Okay. Now that things are a little more relaxed, I finally have time to finish up my reminiscing on SG-1’s final season. Although work on the franchise continued with Atlantis and, later, Universe, SG-1 will always hold a special place in my heart – especially those last two seasons. The show’s 9th and 10th year were the most fun I’ve had writing – ever – partly owing to the talent in front of and behind the camera, and partly owing to the upbeat and positive mood that resonated throughout the entire production. Making things all that more gratifying was the input we received from the studio in the form of Senior Executive Vice President and Chief Operating Officer Charlie Cohen, and from SciFi in the form of the late Nora O’Brien, both incredibly gifted and kind individuals whose support helped ensure Stargate: SG-1 went out on a creative high.
THE PEGASUS PROJECT (1003)
A crossover fan favorite that I constantly get confused with Beachhead, another crossover fan favorite. THIS was the episode in which Mitchell threatens McKay with a lemon – an adlib on the day that seemed altogether weird in dailies but, ultimately, ended up making the final cut. McKay’s citrus allergy was apparently inspired by a staff writer in the show’s early days (before my time anyway) who would always make it a point to proclaim his unique hypersensitivity to anyone who would listen. Whenever they’d go out for lunch, said writer would be very careful to clear all menu items with the server. “I’m very allergic to citrus,”he would inform them. “A single drop and I could die!” It wasn’t until the end of the season that they discovered the rib sauce their afflicted co-worker had so enjoyed on his bi-weekly lunches at a local rotisserie joint was, in fact, mostly molasses and lemon juice. And Rodney McKay’s citrus allergy was born.
It was also great to FINALLY get Daniel Jackson to Atlantis. In fact, following SGA’s fourth season, there had even been some talk of having Daniel join the Atlantis crew for its fifth season, an idea we unfortunately had to abandon for financial reasons.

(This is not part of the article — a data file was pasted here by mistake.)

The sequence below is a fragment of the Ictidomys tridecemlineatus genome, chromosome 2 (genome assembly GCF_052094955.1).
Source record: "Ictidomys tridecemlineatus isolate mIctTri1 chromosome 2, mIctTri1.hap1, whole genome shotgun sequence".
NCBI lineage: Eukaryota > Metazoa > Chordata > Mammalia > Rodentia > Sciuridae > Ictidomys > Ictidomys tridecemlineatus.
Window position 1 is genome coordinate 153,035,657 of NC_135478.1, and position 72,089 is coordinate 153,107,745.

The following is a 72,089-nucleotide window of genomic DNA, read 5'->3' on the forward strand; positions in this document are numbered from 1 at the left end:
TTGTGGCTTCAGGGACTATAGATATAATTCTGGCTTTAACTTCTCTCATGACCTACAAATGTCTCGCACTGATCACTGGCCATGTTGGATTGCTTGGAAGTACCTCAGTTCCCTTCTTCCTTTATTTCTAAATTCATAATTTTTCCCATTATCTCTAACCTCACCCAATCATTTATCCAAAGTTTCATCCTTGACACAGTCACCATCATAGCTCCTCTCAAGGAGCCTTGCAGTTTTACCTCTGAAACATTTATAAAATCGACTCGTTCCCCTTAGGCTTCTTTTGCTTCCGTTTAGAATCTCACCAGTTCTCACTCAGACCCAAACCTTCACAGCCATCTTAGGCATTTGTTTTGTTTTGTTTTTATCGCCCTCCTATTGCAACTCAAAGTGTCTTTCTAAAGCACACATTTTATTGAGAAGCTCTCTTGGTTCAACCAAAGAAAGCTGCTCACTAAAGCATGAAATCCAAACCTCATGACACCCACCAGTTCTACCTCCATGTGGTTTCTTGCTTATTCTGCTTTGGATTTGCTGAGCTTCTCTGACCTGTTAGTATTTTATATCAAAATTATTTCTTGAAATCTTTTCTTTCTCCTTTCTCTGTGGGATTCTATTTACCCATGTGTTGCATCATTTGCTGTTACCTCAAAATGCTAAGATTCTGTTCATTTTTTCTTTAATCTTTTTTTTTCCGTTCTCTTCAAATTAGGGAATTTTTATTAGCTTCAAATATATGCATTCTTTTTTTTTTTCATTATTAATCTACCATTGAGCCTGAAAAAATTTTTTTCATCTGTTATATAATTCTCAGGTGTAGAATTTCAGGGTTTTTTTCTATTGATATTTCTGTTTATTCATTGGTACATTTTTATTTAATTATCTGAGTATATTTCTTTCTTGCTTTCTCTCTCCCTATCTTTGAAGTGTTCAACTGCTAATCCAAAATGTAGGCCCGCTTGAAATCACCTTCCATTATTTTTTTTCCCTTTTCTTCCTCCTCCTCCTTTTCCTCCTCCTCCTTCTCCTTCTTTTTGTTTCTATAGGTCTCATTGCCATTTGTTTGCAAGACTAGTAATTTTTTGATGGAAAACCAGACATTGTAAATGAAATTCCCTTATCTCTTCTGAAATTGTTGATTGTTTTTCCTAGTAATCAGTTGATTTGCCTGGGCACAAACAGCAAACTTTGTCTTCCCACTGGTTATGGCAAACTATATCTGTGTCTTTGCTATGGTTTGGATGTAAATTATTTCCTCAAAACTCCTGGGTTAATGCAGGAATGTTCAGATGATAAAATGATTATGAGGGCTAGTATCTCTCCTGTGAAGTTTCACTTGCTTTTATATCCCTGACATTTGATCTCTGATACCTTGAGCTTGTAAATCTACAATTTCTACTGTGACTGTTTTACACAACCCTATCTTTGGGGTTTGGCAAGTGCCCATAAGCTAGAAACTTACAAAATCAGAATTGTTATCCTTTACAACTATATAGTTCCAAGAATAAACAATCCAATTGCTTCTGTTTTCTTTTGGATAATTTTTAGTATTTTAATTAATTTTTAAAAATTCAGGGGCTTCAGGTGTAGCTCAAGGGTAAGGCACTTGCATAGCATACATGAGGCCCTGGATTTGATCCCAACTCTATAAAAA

Of all the enemies SG-1 faced over the course of their many adventures, Baal remains my favorite. I appreciated his sense of style, his sense of humor, and a megalomania that was at terms outrageous and endearing. Cloning him was probably one of the best ideas we’ve ever had – and by “we” I mean Robert Cooper who pitched out the final clone reveal in an earlier episode. Suddenly, we had the luxury of multiple Baals, a host of new storylines and, in the case of Brad and Robert, endless pun possibilities. Cliff Simon, who played the conniving goa’uld system lord, was always a pleasure to talk with. He’d swing by the writers’ room after his costume fittings and thank us for the work – or, on one occasion, chortle over the “corny lines”. So delighted was he by his character’s comfortable position on Earth that he often pitched out the merits of a possible spin-off centered on – who else? – Baal.
Sadly, this episode will be remembered not for the fun dialogue between host Landry and his unwilling cabin guest Mitchell, or the off-world op involving the rest of the team, but the unintentionally hilarious creature that is revealed at episode’s end. Ooof. As far as CG monsters go, it doesn’t get much goofier than the things that comes staggering out of the woods after being shot and expires in spectacular “Ugh, ya got me!” fashion. Without a doubt, the hammiest performance by a computer-generated alien in Stargate history.
I was going to roll right into 200 (not coincidentally, our 200th episode) when I realized I had a lot to say on that particular entry and decided it deserves it’s own dedicated post. So, my memories of that episode will have to wait.
Swung by my local comic shop today and picked up this –
…and this –
Will be jumping on them once I’ve finished the immensely enjoyable Major Pettigrew’s Last Stand.
So, what are you all reading (beside this blog)?